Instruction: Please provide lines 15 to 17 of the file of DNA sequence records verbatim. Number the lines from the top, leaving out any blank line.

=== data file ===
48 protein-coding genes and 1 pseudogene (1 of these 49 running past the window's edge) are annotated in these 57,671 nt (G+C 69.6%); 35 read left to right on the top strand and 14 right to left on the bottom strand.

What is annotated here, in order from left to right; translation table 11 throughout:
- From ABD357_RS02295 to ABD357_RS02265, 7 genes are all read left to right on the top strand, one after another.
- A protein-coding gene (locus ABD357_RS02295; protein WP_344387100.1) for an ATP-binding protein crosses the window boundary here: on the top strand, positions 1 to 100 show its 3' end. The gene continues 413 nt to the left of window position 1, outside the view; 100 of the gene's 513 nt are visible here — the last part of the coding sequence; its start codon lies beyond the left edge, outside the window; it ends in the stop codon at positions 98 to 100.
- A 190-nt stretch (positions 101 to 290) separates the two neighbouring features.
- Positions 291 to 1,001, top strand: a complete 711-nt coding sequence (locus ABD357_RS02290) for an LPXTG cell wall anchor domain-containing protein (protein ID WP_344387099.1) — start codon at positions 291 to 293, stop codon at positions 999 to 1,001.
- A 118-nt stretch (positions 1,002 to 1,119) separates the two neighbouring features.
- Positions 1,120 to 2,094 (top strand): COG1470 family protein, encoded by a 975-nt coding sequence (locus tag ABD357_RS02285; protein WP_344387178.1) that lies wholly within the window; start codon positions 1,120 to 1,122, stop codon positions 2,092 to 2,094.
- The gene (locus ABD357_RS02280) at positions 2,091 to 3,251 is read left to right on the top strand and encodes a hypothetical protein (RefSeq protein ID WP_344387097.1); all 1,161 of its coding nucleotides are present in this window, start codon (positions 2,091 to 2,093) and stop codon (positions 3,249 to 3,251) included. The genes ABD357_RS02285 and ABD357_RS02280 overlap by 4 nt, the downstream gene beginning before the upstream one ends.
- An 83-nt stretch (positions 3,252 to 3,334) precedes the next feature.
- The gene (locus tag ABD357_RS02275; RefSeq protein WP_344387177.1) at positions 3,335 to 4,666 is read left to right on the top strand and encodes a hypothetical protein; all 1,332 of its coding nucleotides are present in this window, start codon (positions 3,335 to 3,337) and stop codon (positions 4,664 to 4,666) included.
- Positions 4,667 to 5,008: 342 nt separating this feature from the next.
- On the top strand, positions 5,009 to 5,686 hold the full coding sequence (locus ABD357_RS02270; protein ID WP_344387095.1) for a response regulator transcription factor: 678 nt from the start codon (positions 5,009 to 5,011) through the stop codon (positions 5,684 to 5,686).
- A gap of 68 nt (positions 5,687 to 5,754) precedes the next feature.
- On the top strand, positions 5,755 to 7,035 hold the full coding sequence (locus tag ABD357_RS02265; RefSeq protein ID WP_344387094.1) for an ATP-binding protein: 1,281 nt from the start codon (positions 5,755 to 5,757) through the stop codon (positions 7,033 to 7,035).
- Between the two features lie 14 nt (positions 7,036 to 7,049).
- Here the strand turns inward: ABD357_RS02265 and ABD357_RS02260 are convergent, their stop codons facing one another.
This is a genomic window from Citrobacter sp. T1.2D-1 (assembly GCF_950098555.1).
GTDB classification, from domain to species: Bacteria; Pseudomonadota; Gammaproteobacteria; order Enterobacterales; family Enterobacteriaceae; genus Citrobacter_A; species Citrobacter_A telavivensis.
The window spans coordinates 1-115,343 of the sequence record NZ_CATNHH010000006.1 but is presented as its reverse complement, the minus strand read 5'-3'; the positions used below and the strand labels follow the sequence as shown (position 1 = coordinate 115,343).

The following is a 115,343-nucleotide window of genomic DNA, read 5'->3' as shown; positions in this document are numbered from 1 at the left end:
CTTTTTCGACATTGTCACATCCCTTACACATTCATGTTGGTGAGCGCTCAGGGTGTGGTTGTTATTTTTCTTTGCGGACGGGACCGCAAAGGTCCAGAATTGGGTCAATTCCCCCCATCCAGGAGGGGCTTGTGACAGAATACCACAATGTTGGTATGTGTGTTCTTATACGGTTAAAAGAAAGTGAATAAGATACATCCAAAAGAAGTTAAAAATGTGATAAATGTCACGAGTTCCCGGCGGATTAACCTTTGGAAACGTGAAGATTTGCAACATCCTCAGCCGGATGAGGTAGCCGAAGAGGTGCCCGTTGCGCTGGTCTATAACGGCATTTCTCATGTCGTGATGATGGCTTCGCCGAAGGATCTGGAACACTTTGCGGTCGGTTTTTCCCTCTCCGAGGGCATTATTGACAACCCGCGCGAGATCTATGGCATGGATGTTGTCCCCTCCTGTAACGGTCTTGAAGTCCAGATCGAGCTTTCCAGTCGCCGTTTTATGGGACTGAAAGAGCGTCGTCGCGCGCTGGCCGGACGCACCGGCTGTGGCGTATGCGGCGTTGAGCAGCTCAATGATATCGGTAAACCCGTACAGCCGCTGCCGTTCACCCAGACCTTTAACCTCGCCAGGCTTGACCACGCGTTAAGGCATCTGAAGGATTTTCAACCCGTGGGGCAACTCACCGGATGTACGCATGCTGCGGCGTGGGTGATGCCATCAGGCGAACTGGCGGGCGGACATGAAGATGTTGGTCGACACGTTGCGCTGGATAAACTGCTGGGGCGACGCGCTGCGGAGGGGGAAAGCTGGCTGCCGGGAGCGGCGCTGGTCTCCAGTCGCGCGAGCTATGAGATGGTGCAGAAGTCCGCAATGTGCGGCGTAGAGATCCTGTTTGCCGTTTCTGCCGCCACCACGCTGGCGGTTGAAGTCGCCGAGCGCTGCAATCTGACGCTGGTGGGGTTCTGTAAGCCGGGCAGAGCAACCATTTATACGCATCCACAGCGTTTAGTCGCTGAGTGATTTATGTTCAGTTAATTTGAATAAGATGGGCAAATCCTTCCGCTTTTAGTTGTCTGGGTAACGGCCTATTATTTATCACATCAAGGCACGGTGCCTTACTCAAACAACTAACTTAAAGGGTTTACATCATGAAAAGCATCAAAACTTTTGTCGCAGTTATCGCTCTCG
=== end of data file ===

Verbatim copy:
- On the top strand, positions 5,755 to 7,035 hold the full coding sequence (locus tag ABD357_RS02265; RefSeq protein ID WP_344387094.1) for an ATP-binding protein: 1,281 nt from the start codon (positions 5,755 to 5,757) through the stop codon (positions 7,033 to 7,035).
- Between the two features lie 14 nt (positions 7,036 to 7,049).
- Here the strand turns inward: ABD357_RS02265 and ABD357_RS02260 are convergent, their stop codons facing one another.